Friday, 8 March 2013

Fifty Shades of Grey - A review.

"What's in a name? That which we call a rose
By any other name would smell as sweet"
Fifty Shades of Grey. Erotic, huh?
 Oh Mr Shakespeare, that line from Rom and Jule always seemed so apposite, so poignant, in noting the relative insignificance of a something so superficial as a name. That is, until I discovered E L James' Fifty Shades of Grey. The title is a perfect insight to the book's content. I was perplexed when I first heard of the book; what is it, some sort of Dulux paint chart?! As we are currently decorating our house, and I've spent many a happy hour pouring over paint charts, I can tell you that I couldn't have been further from the mark. While one is a gripping page turner, fast-paced and eloquent with apt descriptions and an impeccable structure, the other is the mind-numbing disappointment that is E L James' Fifty Shades of Grey. After a gruelling, mentally exhausting, intellectually demeaning battle, I finally read to the end of page 514. I put the book slowly down beside me, and sat for several minutes in perfectly still, silent, confounded, incredulous contemplation.


Now that's what I call gripping
I want to go back to school: I need to learn how to think again. One page into the book and academically I had regressed to Key Stage 1. Except even now, when reading Biff and Chip and Horrid Henry with the year 1s and 2s, I find these literary works more challenging, and less predictable than the maundering jumble of words that somehow make up FIVE HUNDRED PAGES of this bollocksy drivel.

*and breathe*

Ladies and Gentlemen, please fasten your safety harnesses, CaptainFunTimes' Rant Rollercoaster will shortly be departing on another whirlwind adventure. Behold! Here is my brief summary of Fifty Shags a Day...

Anastasia 'Call Me Ana' Steele goes to interview multi-trazillionaire Christian Grey for her University magazine, in place of her fit friend who has the 'flu. They share a bit of a mo'.  100 pages later and she's losing her V-Plates to him. 400 mind-numbingly boring pages after that, during which time they do a bit of kinky shit and ride in light aircrafts, the book finishes.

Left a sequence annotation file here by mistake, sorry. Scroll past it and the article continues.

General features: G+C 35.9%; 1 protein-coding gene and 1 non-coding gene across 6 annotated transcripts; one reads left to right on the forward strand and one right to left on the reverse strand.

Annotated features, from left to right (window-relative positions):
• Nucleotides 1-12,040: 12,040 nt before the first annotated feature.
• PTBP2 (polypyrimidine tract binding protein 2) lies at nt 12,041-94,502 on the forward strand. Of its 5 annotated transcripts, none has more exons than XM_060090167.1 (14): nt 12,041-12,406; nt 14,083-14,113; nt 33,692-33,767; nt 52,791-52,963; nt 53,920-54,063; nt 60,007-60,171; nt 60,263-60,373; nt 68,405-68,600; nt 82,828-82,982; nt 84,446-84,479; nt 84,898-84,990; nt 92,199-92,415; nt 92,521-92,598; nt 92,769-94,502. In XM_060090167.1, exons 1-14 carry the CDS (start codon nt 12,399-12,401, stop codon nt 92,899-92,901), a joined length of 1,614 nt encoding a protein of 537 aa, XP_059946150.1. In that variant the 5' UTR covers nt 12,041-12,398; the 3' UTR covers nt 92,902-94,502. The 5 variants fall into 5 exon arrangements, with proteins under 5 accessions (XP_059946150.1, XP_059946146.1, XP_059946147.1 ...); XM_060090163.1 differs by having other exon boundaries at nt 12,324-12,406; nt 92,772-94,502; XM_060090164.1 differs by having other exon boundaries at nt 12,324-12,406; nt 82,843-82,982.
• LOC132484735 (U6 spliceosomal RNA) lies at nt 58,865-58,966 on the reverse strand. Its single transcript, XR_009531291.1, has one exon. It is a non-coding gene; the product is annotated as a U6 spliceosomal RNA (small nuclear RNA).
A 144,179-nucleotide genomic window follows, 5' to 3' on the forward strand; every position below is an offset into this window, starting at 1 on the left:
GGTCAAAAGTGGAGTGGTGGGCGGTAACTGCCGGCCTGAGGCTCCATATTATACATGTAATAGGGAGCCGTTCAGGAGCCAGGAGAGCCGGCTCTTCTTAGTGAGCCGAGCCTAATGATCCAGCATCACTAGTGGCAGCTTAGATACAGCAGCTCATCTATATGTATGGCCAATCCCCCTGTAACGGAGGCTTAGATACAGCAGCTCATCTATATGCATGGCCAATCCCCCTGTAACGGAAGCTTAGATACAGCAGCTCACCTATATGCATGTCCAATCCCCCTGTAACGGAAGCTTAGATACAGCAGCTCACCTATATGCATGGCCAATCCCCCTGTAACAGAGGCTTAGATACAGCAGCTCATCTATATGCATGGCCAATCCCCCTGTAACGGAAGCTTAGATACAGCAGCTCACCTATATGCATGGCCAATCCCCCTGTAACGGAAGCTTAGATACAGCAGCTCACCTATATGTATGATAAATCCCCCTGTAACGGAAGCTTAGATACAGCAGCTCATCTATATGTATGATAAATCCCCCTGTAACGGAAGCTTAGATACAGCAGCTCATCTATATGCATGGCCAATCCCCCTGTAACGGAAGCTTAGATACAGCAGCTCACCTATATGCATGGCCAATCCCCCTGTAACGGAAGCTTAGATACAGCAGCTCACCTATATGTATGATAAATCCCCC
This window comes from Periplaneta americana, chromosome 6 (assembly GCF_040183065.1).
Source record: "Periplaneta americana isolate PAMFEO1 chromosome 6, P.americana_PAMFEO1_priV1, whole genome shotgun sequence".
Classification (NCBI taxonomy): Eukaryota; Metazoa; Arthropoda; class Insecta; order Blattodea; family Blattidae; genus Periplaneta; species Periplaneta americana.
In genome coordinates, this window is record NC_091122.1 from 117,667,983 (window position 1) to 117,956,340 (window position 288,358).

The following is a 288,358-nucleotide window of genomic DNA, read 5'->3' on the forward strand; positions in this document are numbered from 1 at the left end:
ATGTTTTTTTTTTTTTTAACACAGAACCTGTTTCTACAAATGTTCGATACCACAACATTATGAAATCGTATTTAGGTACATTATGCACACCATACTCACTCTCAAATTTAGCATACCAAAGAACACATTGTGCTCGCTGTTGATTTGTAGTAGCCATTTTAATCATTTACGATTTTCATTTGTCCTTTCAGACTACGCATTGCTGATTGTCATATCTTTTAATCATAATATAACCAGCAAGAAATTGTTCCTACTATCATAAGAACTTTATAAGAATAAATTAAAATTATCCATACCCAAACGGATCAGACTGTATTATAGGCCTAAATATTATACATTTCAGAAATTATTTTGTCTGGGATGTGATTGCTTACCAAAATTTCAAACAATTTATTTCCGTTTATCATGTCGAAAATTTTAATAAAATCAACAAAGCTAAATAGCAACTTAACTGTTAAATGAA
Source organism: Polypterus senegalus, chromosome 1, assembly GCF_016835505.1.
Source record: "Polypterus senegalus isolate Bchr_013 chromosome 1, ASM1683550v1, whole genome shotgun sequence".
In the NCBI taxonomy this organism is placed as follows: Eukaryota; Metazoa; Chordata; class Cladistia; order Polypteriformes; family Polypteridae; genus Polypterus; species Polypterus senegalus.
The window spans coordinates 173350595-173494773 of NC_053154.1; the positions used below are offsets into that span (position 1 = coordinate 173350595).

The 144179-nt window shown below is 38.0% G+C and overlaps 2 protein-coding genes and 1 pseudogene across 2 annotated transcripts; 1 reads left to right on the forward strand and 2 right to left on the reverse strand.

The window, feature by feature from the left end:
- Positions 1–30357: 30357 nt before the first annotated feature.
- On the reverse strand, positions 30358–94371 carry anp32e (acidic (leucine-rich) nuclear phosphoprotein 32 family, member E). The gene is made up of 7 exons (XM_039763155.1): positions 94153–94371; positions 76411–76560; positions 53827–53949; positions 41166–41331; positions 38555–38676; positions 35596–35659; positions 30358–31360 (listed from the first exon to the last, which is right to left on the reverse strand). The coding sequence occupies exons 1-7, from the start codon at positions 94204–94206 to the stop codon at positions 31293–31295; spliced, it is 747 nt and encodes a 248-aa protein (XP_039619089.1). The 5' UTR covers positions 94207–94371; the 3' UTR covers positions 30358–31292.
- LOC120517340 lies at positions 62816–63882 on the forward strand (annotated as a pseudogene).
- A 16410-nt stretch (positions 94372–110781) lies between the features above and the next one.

Obviously there's a bit more to it than that, for example the shocking revelation that he's a domineering, manipulative, violent arse who changes mood more frequently than Call Me Ana changes her underwear, because he has an abused, troubled past. NO FRICKING WAY! It doesn't take a degree in Psychology to work that one out, love.  

Deep flaws permeate the book from start to finish. In the entire tortuous, terrible tome, there was not one page that I found remotely credible...
- For a start, it was set in America, yet the only efforts E L James went to to make the narrative seem as though it was seen through the eyes of one of our cousins from across The Pond, was to drop the 'u's out of words like 'favourite'. Gosh, how clever. The narrative couldn't have sounded more English if it had occasionally deviated from the "plot" to have a jolly good, buck-toothed, tea-fuelled knees up around the Old Joanna - which, incidentally, Call Me Ana did when she was about to do the dirty with Crazy Chris on his piano. 
- Secondly, Call Me Ana starts out as an inexperienced virgin, who's never shown any interest in men, and has never touched herself 'down there'. It seems unlikely, therefore, that given Mr Grey is apparently hung like a viagra-filled donkey, her first time would be virtually painless, and 'astounding'. She can't even say vagina for Christ's sake! Given she's never seen a willy before, I'm not sure how qualified she can be to talk about the impressiveness of Mr Grey's trouser-snake. He could have a runner bean down his trousers and she'd probably still think, 'gosh, that's a large one matron.'
- Thirdly, one spends much of the book questioning whether or not E L James is actually a real woman with a real vajayjay, as 'she' apparently understands so little of the female anatomy. I was led to believe that the book was ram-packed full of totally shocking sex, yet I'm pretty sure even an abstinent virgin brought up in a nunnery would find it boring, unimaginative and repetitive. The sex scenes closely resemble the Hokey Cokey: In out, in out, you shake it all about...that's what it's all about.